The Library of Congress > Chronicling America > The Arkansaw traveler.

Search America's historic newspaper pages from 1777-1963 or use the U.S. Newspaper Directory to find information about American newspapers published between 1690-present. Chronicling America is sponsored jointly by the National Endowment for the Humanities external link and the Library of Congress. Learn more

Title:
The Arkansaw traveler. : (Little Rock, Ark.) 1882-1???
Alternative Titles:
  • Arkansas traveler
Place of publication:
Little Rock, Ark.
Geographic coverage:
  • Little Rock, Pulaski, Arkansas  |  View more titles from this: City County, State
  • Chicago, Cook, Illinois  |  View more titles from this: City County, State
Publisher:
Read & Benham
Dates of publication:
1882-1???
Description:
  • Vol. 1, no. 1 (June 4, 1882)-
Frequency:
Weekly
Language:
  • English
Subjects:
  • Arkansas--Little Rock.--fast--(OCoLC)fst01206922
  • Chicago (Ill.)--Newspapers.
  • Illinois--Chicago.--fast--(OCoLC)fst01204048
  • Little Rock (Ark.)--Newspapers.
Notes:
  • Editor: Opie P. Read, June 4, 1882-<Dec. 26, 1891>
  • Issued in two vols. each year.
  • Latest issue consulted: Nov. 12, 1892.
  • Place of publication varies: Chicago, Ill. and Little Rock, Ark., <Dec. 12, 1882-July 24, 1886>, May 14, 1887-<May 28, 1892>, and: Chicago, Ill., <Oct. 8, 1892-Feb. 19, 1894>
LCCN:
sn 90050009
OCLC:
20968341
Holdings:
View complete holdings information
View
First Issue Last Issue

The Arkansaw traveler. June 4, 1882 , Image 1

Browse:

Calendar View

All front pages

First Issue  |  Last Issue

The Arkansaw Traveler

Located in central Arkansas, Little Rock is the state capital as well as the county seat of Pulaski County. Early European settlers arrived in the Little Rock area by the 1820s. The city grew quickly and by the late 1800s, Little Rock had a telephone exchange, electricity, paved cobblestone streets, and sewer lines. The population in Pulaski County surged in the late 1800s and early 1900s, especially in Little Rock.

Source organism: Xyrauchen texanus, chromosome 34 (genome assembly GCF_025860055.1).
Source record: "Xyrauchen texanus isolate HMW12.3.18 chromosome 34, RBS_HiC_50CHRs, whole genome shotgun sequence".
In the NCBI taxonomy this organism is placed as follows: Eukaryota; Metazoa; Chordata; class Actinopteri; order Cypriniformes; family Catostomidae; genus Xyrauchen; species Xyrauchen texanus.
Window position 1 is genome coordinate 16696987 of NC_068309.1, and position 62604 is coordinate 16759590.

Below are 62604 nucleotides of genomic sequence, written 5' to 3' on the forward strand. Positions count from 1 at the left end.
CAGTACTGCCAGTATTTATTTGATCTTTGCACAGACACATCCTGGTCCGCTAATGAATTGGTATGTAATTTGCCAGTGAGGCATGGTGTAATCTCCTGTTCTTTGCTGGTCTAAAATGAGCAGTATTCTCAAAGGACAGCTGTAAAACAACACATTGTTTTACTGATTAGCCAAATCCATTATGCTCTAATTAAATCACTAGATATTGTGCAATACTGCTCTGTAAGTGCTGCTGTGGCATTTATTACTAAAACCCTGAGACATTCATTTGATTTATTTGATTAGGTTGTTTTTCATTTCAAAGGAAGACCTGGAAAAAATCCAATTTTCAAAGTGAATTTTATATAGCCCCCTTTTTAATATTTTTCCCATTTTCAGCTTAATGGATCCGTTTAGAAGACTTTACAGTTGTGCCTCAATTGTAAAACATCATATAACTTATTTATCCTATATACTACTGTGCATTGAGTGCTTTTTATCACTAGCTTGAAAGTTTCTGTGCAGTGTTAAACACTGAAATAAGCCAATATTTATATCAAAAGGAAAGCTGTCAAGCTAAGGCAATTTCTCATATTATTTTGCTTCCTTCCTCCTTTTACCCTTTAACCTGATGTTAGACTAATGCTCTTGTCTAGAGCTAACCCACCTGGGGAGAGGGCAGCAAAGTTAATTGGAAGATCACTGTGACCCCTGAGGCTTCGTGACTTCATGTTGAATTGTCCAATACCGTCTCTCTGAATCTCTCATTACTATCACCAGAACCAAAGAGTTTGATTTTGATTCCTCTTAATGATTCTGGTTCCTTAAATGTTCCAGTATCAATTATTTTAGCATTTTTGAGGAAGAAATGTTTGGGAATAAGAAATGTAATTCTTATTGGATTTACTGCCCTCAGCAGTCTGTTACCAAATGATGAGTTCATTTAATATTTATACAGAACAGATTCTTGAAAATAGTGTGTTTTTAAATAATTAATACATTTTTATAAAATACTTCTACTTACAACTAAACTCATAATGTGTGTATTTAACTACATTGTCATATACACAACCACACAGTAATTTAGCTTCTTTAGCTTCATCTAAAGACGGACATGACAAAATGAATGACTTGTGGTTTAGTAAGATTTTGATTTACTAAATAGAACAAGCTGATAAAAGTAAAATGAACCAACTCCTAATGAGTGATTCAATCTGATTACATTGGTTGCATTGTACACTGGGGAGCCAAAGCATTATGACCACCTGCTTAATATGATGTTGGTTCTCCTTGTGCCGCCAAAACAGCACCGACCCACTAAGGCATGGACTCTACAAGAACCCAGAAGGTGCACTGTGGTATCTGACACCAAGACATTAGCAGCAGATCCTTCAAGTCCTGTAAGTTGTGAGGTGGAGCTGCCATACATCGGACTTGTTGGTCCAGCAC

In 1882, Opie Percival Read and his brother-in-law Philo Dayton Benham started The Arkansaw Traveler in Little Rock. They published the paper every Saturday, with Read working as editor and Benham managing the business. Read chose to name the paper after the Arkansas Traveler folktale, with the paper masthead including an image of a traveler, sheet music, a squatter, and his hut. According to the folktale, which dates as far back as at least 1840, a lost traveler in rural Arkansas asks a squatter for directions. The squatter is unhelpful until the Traveler plays the second half of the tune the squatter had begun on his fiddle. Learning the second part of the song makes the squatter so happy that he offers his hospitality and finally gives the Traveler directions. Read published this story in the first issue of the Traveler.

Read, who had a droll sense of humor, created the Traveler as a humorous literary paper. The Traveler was so popular that it gained national fame for its humor, especially the character sketches, standing out from other general news and political papers. While paper sales increased, some people took offense at Read's humor, which focused on life in the South. Eventually the newspaper lost its popularity as the quality of the writing declined. Read moved to Chicago, and in 1887, The Arkansaw Traveler began publishing out of Chicago as well as Little Rock.

Read wrote several novels and in 1888, he started publishing chapters of his novels in weekly installments in the Traveler. Read's novels included Mrs. Annie Green, Len Gansett, and A Kentucky Colonel. All three of his novels were popular and in early 1892, Read left the Traveler to work on his other literary pursuits. In 1902, The Monticellonian (1870-1920) reported that Read was in New York working as a playwright.

In 1896, the Traveler changed to a monthly publication. The last editor recorded for The Arkansaw Traveler was Harry Stephen Keeler. Keeler was a Chicago native who wrote numerous mystery and science fiction novels. While he published The Arkansaw Traveler, it was listed as a fiction newspaper. By the late 1910s, the Traveler had ceased publication in either city.

Provided by: Arkansas State Archives